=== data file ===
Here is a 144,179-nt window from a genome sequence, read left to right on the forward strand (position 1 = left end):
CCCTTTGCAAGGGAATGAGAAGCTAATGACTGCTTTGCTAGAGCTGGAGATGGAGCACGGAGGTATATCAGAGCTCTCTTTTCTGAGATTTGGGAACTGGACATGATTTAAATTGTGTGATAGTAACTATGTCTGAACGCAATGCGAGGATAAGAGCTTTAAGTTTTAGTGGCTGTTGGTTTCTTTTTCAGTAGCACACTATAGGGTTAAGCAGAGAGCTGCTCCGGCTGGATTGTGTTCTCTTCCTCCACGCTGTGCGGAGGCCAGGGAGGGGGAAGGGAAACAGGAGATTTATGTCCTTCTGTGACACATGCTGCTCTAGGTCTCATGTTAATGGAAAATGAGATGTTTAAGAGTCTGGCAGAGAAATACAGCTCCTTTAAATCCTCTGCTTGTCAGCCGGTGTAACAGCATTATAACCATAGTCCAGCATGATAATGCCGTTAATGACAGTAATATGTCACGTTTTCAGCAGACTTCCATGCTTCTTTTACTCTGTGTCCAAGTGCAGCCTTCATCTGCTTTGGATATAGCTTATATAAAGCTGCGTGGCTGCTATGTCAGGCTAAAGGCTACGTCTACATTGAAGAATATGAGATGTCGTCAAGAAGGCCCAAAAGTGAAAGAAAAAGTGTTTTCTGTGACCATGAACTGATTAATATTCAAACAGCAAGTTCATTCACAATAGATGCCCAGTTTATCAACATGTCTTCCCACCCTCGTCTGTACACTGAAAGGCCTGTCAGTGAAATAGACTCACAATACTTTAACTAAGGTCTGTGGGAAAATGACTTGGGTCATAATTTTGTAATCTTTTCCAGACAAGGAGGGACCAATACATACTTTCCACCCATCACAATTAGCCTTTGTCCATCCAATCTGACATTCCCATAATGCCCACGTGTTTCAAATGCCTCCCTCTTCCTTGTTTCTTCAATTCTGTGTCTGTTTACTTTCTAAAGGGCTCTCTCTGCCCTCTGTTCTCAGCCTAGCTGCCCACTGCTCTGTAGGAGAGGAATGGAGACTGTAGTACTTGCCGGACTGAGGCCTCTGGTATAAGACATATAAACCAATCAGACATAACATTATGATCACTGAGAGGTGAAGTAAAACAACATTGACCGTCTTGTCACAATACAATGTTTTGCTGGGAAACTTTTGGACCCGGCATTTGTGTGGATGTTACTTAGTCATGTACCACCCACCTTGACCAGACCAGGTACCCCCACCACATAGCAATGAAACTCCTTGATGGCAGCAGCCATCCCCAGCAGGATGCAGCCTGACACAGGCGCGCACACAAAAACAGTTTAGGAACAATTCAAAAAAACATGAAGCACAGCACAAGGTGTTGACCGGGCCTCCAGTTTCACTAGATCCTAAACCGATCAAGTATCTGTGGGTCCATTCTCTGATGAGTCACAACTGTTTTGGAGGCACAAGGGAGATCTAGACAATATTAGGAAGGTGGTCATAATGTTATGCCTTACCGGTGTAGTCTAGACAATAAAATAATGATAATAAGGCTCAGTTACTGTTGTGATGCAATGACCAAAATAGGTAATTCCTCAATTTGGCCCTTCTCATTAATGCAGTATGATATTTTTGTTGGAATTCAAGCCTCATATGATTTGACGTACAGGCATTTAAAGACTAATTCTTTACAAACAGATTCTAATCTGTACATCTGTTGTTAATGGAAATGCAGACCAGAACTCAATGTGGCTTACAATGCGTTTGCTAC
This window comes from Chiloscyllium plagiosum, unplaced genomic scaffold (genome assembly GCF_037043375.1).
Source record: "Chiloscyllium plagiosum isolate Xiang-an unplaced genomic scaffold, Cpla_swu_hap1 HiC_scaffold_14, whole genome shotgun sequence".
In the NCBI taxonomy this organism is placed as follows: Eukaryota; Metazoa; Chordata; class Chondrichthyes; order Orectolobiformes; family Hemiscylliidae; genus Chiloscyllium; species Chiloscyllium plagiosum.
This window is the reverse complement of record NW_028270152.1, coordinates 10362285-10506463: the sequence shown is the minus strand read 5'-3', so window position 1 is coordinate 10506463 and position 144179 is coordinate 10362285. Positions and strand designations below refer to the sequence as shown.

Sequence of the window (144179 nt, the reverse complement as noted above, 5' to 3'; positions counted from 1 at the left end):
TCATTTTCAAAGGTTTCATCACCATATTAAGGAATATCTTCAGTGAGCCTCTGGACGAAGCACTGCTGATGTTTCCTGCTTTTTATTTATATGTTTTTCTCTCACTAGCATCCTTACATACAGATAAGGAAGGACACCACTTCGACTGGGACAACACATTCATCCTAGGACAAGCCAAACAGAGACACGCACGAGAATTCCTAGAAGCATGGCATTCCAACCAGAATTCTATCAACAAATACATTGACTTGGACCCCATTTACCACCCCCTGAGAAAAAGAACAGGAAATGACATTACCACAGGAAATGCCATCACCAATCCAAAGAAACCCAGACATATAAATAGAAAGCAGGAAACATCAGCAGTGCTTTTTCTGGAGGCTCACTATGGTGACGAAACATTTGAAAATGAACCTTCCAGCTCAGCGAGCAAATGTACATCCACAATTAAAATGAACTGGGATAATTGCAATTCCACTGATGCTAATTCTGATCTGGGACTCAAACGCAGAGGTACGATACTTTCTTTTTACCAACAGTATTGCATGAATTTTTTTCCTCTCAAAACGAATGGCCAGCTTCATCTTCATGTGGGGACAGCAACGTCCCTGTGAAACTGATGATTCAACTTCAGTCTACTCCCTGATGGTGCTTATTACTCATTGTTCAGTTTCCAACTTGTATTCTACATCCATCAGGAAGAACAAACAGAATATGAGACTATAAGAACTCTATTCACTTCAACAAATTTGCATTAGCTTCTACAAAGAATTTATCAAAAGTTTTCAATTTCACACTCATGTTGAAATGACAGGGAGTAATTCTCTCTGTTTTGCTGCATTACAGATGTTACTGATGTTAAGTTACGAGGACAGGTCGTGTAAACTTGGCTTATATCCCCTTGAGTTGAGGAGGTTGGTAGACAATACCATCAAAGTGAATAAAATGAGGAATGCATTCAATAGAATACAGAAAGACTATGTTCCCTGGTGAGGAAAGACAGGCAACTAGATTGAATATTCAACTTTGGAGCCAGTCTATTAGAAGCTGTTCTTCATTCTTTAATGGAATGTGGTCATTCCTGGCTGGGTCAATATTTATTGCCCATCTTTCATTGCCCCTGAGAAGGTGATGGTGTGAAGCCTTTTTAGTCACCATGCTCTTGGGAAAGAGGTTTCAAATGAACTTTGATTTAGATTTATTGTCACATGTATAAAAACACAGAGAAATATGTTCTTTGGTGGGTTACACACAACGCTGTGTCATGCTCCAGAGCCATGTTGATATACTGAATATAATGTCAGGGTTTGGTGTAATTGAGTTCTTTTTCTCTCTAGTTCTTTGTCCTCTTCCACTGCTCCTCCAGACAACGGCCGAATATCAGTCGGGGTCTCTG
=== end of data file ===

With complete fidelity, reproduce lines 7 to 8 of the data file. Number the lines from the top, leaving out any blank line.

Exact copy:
Sequence of the window (144179 nt, the reverse complement as noted above, 5' to 3'; positions counted from 1 at the left end):
TCATTTTCAAAGGTTTCATCACCATATTAAGGAATATCTTCAGTGAGCCTCTGGACGAAGCACTGCTGATGTTTCCTGCTTTTTATTTATATGTTTTTCTCTCACTAGCATCCTTACATACAGATAAGGAAGGACACCACTTCGACTGGGACAACACATTCATCCTAGGACAAGCCAAACAGAGACACGCACGAGAATTCCTAGAAGCATGGCATTCCAACCAGAATTCTATCAACAAATACATTGACTTGGACCCCATTTACCACCCCCTGAGAAAAAGAACAGGAAATGACATTACCACAGGAAATGCCATCACCAATCCAAAGAAACCCAGACATATAAATAGAAAGCAGGAAACATCAGCAGTGCTTTTTCTGGAGGCTCACTATGGTGACGAAACATTTGAAAATGAACCTTCCAGCTCAGCGAGCAAATGTACATCCACAATTAAAATGAACTGGGATAATTGCAATTCCACTGATGCTAATTCTGATCTGGGACTCAAACGCAGAGGTACGATACTTTCTTTTTACCAACAGTATTGCATGAATTTTTTTCCTCTCAAAACGAATGGCCAGCTTCATCTTCATGTGGGGACAGCAACGTCCCTGTGAAACTGATGATTCAACTTCAGTCTACTCCCTGATGGTGCTTATTACTCATTGTTCAGTTTCCAACTTGTATTCTACATCCATCAGGAAGAACAAACAGAATATGAGACTATAAGAACTCTATTCACTTCAACAAATTTGCATTAGCTTCTACAAAGAATTTATCAAAAGTTTTCAATTTCACACTCATGTTGAAATGACAGGGAGTAATTCTCTCTGTTTTGCTGCATTACAGATGTTACTGATGTTAAGTTACGAGGACAGGTCGTGTAAACTTGGCTTATATCCCCTTGAGTTGAGGAGGTTGGTAGACAATACCATCAAAGTGAATAAAATGAGGAATGCATTCAATAGAATACAGAAAGACTATGTTCCCTGGTGAGGAAAGACAGGCAACTAGATTGAATATTCAACTTTGGAGCCAGTCTATTAGAAGCTGTTCTTCATTCTTTAATGGAATGTGGTCATTCCTGGCTGGGTCAATATTTATTGCCCATCTTTCATTGCCCCTGAGAAGGTGATGGTGTGAAGCCTTTTTAGTCACCATGCTCTTGGGAAAGAGGTTTCAAATGAACTTTGATTTAGATTTATTGTCACATGTATAAAAACACAGAGAAATATGTTCTTTGGTGGGTTACACACAACGCTGTGTCATGCTCCAGAGCCATGTTGATATACTGAATATAATGTCAGGGTTTGGTGTAATTGAGTTCTTTTTCTCTCTAGTTCTTTGTCCTCTTCCACTGCTCCTCCAGACAACGGCCGAATATCAGTCGGGGTCTCTG